Column: The Dark Heart of Billy Graham

On the last day of February and the first day of March, the corpse of evangelical Christian minister Billy Graham was presented for public viewing in the rotunda of the United States Capitol Building. Graham was only the fourth private citizen whose body was honored in a ritual normally reserved for presidents, elected officials, and military officers. The only other exceptions to the rule have been civil rights icon Rosa Parks and two Capitol Police officers who died in the line of duty, Jacob Chestnut and John Gibson. Graham is the first religious leader to be awarded this honor by the government of the United States of America. The first clause of the First Amendment to the U.S. Constitution states that “Congress shall make no law respecting an establishment of religion.” Laying out a preacher’s dead body in the central building of the nation’s legislative branch does not establish his form of Christianity as an official federal religion, of course, but it is a bold break with 166 years of tradition at the Capitol, and it clearly gives an official stamp of approval to a man who made his living selling one branch of one faith.

ʼŌraḥ Qaḏǝmōnī: reconstructing a Canaanite religion

“Pagan” is most commonly used in our interconnected religious communities as an umbrella term for any of the religions that either seek to revive a pre-Christian religion, or belong in the New Religious Movement category, such as Wicca. The religions under this umbrella are often more varied than they are similar and Ōraḥ Qaḏǝmōnī is no exception. ʼŌraḥ Qaḏǝmōnī, which translates as “path of the ancients,” is in the Canaanite family of religions and seeks to revive the practice of the Israelites of the 15th through 9th centuries BCE.  Back then, it was primarily a tribal religion with centralized religious spaces and large festivals focused around a reconstructed lunisolar calendar. The practice also included a strong sense of household and familial tradition, including ancestor veneration, personal prayer, blessings over food, and family events.

Editorial: Passover, Pagans and the Negotiation of Jewish Heritage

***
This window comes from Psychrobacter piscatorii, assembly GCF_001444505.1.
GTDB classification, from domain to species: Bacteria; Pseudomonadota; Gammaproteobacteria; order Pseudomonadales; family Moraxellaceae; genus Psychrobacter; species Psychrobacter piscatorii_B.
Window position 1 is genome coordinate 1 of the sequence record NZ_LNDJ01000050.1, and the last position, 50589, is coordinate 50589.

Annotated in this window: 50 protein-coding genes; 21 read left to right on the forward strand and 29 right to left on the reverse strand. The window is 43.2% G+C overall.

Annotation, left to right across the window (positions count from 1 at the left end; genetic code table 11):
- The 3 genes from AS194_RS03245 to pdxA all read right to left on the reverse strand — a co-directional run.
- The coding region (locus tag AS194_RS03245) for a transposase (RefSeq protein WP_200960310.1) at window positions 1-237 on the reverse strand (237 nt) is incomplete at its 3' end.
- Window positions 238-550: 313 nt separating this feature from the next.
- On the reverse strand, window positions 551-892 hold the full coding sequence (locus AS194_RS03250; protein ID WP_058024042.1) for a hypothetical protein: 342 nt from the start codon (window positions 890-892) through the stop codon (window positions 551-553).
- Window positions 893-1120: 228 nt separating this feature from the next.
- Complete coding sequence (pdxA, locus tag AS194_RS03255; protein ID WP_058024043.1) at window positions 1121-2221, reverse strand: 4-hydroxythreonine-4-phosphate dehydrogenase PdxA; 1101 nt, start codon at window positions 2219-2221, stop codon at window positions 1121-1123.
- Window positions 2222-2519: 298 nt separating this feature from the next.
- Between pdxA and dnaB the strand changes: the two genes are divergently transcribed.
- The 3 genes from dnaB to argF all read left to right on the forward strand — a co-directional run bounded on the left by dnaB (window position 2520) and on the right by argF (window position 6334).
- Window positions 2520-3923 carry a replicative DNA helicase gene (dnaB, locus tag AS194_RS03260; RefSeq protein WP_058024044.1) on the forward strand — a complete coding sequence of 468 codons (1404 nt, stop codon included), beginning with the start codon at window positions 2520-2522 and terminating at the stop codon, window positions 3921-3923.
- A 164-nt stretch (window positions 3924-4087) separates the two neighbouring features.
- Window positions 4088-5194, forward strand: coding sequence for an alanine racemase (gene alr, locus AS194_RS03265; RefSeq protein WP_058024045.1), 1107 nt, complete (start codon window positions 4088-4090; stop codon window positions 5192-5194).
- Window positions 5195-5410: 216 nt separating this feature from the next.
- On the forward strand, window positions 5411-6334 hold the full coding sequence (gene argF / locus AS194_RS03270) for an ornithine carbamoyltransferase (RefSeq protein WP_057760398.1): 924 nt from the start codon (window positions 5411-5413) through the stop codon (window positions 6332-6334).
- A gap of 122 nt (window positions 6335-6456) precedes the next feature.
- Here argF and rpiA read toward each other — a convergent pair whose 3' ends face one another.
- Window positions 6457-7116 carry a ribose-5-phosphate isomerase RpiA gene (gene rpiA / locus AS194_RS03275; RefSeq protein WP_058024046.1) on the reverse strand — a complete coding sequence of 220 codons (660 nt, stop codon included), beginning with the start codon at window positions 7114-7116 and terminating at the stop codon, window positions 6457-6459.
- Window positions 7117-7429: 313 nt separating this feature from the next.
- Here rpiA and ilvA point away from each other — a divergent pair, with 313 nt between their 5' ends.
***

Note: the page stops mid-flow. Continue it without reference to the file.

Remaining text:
Today is Easter Sunday. As is typical, the days prior are filled with conversations exploring the hidden meanings of the holiday’s commercialized symbols, such as fully bunnies and pastel eggs. In the past, The Wild Hunt has done its own contemplations on the subject. Are there really ancient Pagan origins nestled within the sacred Christian holiday? As infinitely interesting as that discussion may be, I would like to focus on something entirely different; something often not discussed.

Unleash the Hounds! (Link Roundup)

There are lots of articles and essays of interest to modern Pagans out there, sometimes more than I can write about in-depth in any given week. So The Wild Hunt must unleash the hounds in order to round them all up. Does the presence of goddesses within a faith mean better treatment for women within a culture? A Guardian article complicates the notion. Quote: “Goddesses are worshipped merely as a ritual but in reality, women are generally never seen as their earthly representations,” [Usha Vishwakarma] says.

Unleash the Hounds! (Link Roundup)

There are lots of articles and essays of interest to modern Pagans out there, sometimes more than I can write about in-depth in any given week. So The Wild Hunt must unleash the hounds in order to round them all up. Is Bolivia imposing an animist/indigenous worldview on Christians? That’s the charge some Christian groups are making in the wake of a new law which oversees the recognition of religious groups in the country. Quote: “They want to control the activities of the evangelical churches,” Agustín Aguilera, president of ANDEB, told the Santa Cruz newspaper El Deber.